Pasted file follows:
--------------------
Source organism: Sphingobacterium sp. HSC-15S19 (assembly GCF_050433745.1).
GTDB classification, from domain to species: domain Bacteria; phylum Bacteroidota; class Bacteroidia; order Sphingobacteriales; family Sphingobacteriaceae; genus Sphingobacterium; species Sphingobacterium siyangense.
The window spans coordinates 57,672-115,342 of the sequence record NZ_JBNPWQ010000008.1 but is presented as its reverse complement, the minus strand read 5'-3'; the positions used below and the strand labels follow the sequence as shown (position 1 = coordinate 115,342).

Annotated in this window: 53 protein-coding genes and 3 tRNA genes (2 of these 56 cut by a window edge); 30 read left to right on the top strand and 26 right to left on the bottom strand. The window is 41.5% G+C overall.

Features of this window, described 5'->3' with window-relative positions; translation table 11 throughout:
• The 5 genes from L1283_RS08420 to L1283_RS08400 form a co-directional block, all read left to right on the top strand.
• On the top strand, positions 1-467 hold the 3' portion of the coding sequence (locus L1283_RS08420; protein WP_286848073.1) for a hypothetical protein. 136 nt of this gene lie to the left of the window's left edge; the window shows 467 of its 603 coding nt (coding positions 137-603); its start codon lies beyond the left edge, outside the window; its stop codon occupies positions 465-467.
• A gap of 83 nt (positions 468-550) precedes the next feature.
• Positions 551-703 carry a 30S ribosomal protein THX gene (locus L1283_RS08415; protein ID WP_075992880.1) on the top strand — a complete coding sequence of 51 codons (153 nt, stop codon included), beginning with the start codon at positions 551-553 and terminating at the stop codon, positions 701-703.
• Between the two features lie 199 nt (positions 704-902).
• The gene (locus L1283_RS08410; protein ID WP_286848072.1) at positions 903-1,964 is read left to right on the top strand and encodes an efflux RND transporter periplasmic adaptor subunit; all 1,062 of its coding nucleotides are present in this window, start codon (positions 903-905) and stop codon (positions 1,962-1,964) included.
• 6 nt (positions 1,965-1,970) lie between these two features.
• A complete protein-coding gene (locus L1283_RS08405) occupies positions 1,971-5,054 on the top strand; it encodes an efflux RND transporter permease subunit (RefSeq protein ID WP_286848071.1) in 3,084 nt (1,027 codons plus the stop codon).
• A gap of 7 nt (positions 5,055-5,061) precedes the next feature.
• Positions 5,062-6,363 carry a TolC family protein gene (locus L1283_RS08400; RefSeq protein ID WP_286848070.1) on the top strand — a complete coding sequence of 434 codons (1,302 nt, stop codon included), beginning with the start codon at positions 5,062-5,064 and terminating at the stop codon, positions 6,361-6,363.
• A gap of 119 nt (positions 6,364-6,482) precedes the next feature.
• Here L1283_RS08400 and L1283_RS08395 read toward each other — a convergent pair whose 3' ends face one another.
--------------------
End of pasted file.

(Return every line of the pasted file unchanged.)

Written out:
Source organism: Sphingobacterium sp. HSC-15S19 (assembly GCF_050433745.1).
GTDB classification, from domain to species: domain Bacteria; phylum Bacteroidota; class Bacteroidia; order Sphingobacteriales; family Sphingobacteriaceae; genus Sphingobacterium; species Sphingobacterium siyangense.
The window spans coordinates 57,672-115,342 of the sequence record NZ_JBNPWQ010000008.1 but is presented as its reverse complement, the minus strand read 5'-3'; the positions used below and the strand labels follow the sequence as shown (position 1 = coordinate 115,342).

Annotated in this window: 53 protein-coding genes and 3 tRNA genes (2 of these 56 cut by a window edge); 30 read left to right on the top strand and 26 right to left on the bottom strand. The window is 41.5% G+C overall.

Features of this window, described 5'->3' with window-relative positions; translation table 11 throughout:
• The 5 genes from L1283_RS08420 to L1283_RS08400 form a co-directional block, all read left to right on the top strand.
• On the top strand, positions 1-467 hold the 3' portion of the coding sequence (locus L1283_RS08420; protein WP_286848073.1) for a hypothetical protein. 136 nt of this gene lie to the left of the window's left edge; the window shows 467 of its 603 coding nt (coding positions 137-603); its start codon lies beyond the left edge, outside the window; its stop codon occupies positions 465-467.
• A gap of 83 nt (positions 468-550) precedes the next feature.
• Positions 551-703 carry a 30S ribosomal protein THX gene (locus L1283_RS08415; protein ID WP_075992880.1) on the top strand — a complete coding sequence of 51 codons (153 nt, stop codon included), beginning with the start codon at positions 551-553 and terminating at the stop codon, positions 701-703.
• Between the two features lie 199 nt (positions 704-902).
• The gene (locus L1283_RS08410; protein ID WP_286848072.1) at positions 903-1,964 is read left to right on the top strand and encodes an efflux RND transporter periplasmic adaptor subunit; all 1,062 of its coding nucleotides are present in this window, start codon (positions 903-905) and stop codon (positions 1,962-1,964) included.
• 6 nt (positions 1,965-1,970) lie between these two features.
• A complete protein-coding gene (locus L1283_RS08405) occupies positions 1,971-5,054 on the top strand; it encodes an efflux RND transporter permease subunit (RefSeq protein ID WP_286848071.1) in 3,084 nt (1,027 codons plus the stop codon).
• A gap of 7 nt (positions 5,055-5,061) precedes the next feature.
• Positions 5,062-6,363 carry a TolC family protein gene (locus L1283_RS08400; RefSeq protein ID WP_286848070.1) on the top strand — a complete coding sequence of 434 codons (1,302 nt, stop codon included), beginning with the start codon at positions 5,062-5,064 and terminating at the stop codon, positions 6,361-6,363.
• A gap of 119 nt (positions 6,364-6,482) precedes the next feature.
• Here L1283_RS08400 and L1283_RS08395 read toward each other — a convergent pair whose 3' ends face one another.